In another sign of just how close many of the contests were in Tuesday’s election, there’s the possibility of another recount in one of the statewide races in Florida that appeared to be won by a Republican. This one in the contest for state agriculture commissioner between the GOP’s Matt Caldwell and Democrat Nikki Fried.
As of Wednesday morning, Caldwell held a lead of less than 13,000 votes or 0.16 percent. Just under 8 million votes were cast in the race. A manual recount can be requested if the margin of difference between two candidates is 0.25 percent or less.
“This is the closest race since we’ve seen here in Florida since Bush v. Gore in 2000—we’re heading into a recount,” Fried said in a statement. “We are going to ensure that every vote is counted, in a race this close, everyones’ voices must be heard so the will of the people is upheld.”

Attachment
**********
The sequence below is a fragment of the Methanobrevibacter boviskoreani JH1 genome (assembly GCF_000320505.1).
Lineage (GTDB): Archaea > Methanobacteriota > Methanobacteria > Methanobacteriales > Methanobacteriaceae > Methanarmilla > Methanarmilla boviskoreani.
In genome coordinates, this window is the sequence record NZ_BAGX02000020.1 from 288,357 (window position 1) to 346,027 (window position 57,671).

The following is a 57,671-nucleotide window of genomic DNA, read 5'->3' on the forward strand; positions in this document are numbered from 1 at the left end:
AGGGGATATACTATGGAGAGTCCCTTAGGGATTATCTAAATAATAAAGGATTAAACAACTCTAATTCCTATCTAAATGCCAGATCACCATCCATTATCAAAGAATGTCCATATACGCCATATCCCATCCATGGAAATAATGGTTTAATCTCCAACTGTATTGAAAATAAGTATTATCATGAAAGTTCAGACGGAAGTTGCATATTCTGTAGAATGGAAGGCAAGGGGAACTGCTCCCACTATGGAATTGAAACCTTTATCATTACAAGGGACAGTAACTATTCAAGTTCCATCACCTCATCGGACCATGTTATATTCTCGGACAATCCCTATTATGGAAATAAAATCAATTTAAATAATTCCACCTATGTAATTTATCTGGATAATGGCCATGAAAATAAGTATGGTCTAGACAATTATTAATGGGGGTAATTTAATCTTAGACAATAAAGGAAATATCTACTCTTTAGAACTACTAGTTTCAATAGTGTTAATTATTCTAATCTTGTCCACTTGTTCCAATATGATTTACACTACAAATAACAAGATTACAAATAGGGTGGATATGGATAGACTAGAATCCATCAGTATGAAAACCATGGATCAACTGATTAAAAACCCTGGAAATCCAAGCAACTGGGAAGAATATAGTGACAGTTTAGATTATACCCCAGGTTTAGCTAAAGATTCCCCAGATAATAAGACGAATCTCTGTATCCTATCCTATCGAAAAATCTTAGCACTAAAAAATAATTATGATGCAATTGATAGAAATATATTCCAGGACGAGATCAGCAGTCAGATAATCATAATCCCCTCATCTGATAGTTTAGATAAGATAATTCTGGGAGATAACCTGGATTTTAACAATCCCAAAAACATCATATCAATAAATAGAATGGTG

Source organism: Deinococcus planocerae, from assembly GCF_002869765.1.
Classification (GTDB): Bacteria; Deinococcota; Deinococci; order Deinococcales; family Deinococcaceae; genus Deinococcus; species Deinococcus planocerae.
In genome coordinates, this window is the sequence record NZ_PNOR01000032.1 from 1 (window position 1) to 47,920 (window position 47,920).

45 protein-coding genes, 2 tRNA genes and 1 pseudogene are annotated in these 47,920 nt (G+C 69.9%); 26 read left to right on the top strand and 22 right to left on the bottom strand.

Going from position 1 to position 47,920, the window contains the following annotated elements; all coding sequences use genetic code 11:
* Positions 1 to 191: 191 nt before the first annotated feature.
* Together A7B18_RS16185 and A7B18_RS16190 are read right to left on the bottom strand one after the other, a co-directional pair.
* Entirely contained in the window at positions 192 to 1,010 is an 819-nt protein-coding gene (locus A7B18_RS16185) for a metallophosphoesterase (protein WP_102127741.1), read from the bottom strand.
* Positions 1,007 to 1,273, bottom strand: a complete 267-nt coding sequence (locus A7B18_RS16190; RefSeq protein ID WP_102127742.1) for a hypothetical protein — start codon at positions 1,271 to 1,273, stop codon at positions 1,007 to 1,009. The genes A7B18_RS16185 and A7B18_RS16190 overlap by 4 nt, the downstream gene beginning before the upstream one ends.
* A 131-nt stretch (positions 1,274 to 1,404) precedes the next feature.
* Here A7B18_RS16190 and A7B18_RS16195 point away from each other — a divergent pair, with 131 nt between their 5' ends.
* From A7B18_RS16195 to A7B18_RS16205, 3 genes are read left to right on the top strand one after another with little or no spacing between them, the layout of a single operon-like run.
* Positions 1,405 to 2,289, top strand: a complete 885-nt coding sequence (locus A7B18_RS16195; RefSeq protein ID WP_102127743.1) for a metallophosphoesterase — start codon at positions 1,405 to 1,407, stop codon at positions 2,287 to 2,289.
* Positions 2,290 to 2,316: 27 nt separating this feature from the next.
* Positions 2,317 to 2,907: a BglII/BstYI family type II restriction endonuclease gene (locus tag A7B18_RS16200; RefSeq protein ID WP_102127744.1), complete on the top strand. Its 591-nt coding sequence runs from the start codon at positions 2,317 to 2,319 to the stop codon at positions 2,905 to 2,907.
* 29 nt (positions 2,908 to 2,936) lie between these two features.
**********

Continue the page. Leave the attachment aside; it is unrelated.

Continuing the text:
The Florida Democratic Party vowed to stand behind Fried in her efforts to move forward with a recount.
“This race is too close to call, and there are still thousands of votes to be counted. Democrats will take every step to ensure that every single ballot is counted and we will be pursuing a recount in Nikki Fried’s election for the Commissioner of Agriculture and Consumer Affairs,” said Juan Peñalosa, executive director of the Florida Democratic Party.
Caldwell’s campaign doesn’t expect the vote totals to change as the result of any recount.
Earlier Wednesday, Democrat Bill Nelson requested an automatic recount in the U.S. Senate race, which Nelson lost by just over 34,000 votes to Gov. Rick Scott.
Under state law, a recount can only be triggered by the margin of votes. Ballots go to automatic recount if 0.5 percent of the votes, or less, separate the candidates. Counties have to report first unofficial returns to the state no later than noon on Saturday. If a race is still within the recount margin, a machine recount will be ordered. If race is still within a 0.25 percent margin, a manual recount would then be ordered.